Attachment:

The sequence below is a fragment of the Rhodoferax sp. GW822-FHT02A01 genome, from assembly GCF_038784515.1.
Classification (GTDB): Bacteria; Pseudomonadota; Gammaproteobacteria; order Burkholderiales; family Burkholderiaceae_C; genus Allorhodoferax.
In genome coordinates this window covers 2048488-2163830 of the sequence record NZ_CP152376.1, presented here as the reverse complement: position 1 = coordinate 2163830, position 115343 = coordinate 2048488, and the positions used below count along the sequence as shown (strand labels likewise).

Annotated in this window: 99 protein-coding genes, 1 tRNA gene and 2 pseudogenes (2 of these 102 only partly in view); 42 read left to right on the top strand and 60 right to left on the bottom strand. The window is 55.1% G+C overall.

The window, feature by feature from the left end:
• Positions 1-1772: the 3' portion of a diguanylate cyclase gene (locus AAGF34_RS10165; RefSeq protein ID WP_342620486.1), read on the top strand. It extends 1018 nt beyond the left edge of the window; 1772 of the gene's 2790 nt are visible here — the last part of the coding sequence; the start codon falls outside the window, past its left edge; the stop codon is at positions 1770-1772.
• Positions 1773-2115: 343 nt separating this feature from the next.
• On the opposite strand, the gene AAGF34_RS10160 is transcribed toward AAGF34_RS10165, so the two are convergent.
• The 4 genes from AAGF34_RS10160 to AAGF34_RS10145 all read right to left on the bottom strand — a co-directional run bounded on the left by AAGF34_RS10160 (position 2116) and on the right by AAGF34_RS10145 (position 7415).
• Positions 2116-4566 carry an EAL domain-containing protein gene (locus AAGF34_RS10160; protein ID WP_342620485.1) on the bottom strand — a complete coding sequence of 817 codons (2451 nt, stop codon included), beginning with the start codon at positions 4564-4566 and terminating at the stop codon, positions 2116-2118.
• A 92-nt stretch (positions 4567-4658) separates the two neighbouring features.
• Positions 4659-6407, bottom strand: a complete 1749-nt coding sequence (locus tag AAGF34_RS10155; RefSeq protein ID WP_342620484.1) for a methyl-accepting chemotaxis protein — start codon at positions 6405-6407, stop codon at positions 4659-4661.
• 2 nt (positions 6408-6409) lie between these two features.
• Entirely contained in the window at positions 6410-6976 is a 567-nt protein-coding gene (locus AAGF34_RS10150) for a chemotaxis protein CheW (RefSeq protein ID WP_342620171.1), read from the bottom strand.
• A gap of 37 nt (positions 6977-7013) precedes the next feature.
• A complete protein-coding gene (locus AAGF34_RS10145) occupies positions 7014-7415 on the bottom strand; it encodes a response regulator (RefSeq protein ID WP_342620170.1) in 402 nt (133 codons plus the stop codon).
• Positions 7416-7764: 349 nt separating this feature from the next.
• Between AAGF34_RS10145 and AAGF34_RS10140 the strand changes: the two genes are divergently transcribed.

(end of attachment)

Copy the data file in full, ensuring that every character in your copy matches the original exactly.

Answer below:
The sequence below is a fragment of the Rhodoferax sp. GW822-FHT02A01 genome, from assembly GCF_038784515.1.
Classification (GTDB): Bacteria; Pseudomonadota; Gammaproteobacteria; order Burkholderiales; family Burkholderiaceae_C; genus Allorhodoferax.
In genome coordinates this window covers 2048488-2163830 of the sequence record NZ_CP152376.1, presented here as the reverse complement: position 1 = coordinate 2163830, position 115343 = coordinate 2048488, and the positions used below count along the sequence as shown (strand labels likewise).

Annotated in this window: 99 protein-coding genes, 1 tRNA gene and 2 pseudogenes (2 of these 102 only partly in view); 42 read left to right on the top strand and 60 right to left on the bottom strand. The window is 55.1% G+C overall.

The window, feature by feature from the left end:
• Positions 1-1772: the 3' portion of a diguanylate cyclase gene (locus AAGF34_RS10165; RefSeq protein ID WP_342620486.1), read on the top strand. It extends 1018 nt beyond the left edge of the window; 1772 of the gene's 2790 nt are visible here — the last part of the coding sequence; the start codon falls outside the window, past its left edge; the stop codon is at positions 1770-1772.
• Positions 1773-2115: 343 nt separating this feature from the next.
• On the opposite strand, the gene AAGF34_RS10160 is transcribed toward AAGF34_RS10165, so the two are convergent.
• The 4 genes from AAGF34_RS10160 to AAGF34_RS10145 all read right to left on the bottom strand — a co-directional run bounded on the left by AAGF34_RS10160 (position 2116) and on the right by AAGF34_RS10145 (position 7415).
• Positions 2116-4566 carry an EAL domain-containing protein gene (locus AAGF34_RS10160; protein ID WP_342620485.1) on the bottom strand — a complete coding sequence of 817 codons (2451 nt, stop codon included), beginning with the start codon at positions 4564-4566 and terminating at the stop codon, positions 2116-2118.
• A 92-nt stretch (positions 4567-4658) separates the two neighbouring features.
• Positions 4659-6407, bottom strand: a complete 1749-nt coding sequence (locus tag AAGF34_RS10155; RefSeq protein ID WP_342620484.1) for a methyl-accepting chemotaxis protein — start codon at positions 6405-6407, stop codon at positions 4659-4661.
• 2 nt (positions 6408-6409) lie between these two features.
• Entirely contained in the window at positions 6410-6976 is a 567-nt protein-coding gene (locus AAGF34_RS10150) for a chemotaxis protein CheW (RefSeq protein ID WP_342620171.1), read from the bottom strand.
• A gap of 37 nt (positions 6977-7013) precedes the next feature.
• A complete protein-coding gene (locus AAGF34_RS10145) occupies positions 7014-7415 on the bottom strand; it encodes a response regulator (RefSeq protein ID WP_342620170.1) in 402 nt (133 codons plus the stop codon).
• Positions 7416-7764: 349 nt separating this feature from the next.
• Between AAGF34_RS10145 and AAGF34_RS10140 the strand changes: the two genes are divergently transcribed.